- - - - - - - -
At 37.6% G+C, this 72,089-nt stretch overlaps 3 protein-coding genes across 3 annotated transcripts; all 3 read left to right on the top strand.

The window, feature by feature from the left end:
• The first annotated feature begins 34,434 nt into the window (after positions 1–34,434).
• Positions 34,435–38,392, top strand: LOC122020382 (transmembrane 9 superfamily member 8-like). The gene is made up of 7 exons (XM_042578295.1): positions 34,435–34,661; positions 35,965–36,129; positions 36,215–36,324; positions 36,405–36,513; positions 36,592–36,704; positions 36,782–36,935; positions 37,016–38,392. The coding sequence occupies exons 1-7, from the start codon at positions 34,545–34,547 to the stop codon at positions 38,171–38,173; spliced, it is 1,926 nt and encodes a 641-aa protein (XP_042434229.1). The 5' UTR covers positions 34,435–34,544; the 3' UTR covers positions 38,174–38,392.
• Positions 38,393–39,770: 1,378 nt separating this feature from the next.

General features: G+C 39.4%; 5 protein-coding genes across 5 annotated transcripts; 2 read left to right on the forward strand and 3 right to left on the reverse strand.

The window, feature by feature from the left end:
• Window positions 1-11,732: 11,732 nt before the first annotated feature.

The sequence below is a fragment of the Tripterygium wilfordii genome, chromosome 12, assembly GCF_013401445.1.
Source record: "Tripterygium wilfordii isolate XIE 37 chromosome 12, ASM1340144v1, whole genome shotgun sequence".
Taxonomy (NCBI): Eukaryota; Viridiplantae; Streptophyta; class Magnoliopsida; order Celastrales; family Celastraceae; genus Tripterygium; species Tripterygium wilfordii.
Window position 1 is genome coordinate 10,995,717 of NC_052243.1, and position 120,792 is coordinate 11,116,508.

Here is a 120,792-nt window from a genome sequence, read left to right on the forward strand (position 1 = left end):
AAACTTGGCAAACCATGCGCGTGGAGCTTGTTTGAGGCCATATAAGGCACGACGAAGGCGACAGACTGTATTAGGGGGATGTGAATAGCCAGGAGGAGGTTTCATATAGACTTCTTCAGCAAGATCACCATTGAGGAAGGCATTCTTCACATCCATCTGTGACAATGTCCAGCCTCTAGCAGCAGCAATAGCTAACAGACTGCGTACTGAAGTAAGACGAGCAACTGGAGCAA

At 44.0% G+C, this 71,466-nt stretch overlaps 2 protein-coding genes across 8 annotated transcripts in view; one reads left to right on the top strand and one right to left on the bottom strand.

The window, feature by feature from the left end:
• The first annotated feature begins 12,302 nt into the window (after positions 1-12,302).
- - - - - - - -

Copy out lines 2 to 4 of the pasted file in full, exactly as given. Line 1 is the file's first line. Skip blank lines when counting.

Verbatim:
The window, feature by feature from the left end:
• The first annotated feature begins 34,434 nt into the window (after positions 1–34,434).
• Positions 34,435–38,392, top strand: LOC122020382 (transmembrane 9 superfamily member 8-like). The gene is made up of 7 exons (XM_042578295.1): positions 34,435–34,661; positions 35,965–36,129; positions 36,215–36,324; positions 36,405–36,513; positions 36,592–36,704; positions 36,782–36,935; positions 37,016–38,392. The coding sequence occupies exons 1-7, from the start codon at positions 34,545–34,547 to the stop codon at positions 38,171–38,173; spliced, it is 1,926 nt and encodes a 641-aa protein (XP_042434229.1). The 5' UTR covers positions 34,435–34,544; the 3' UTR covers positions 38,174–38,392.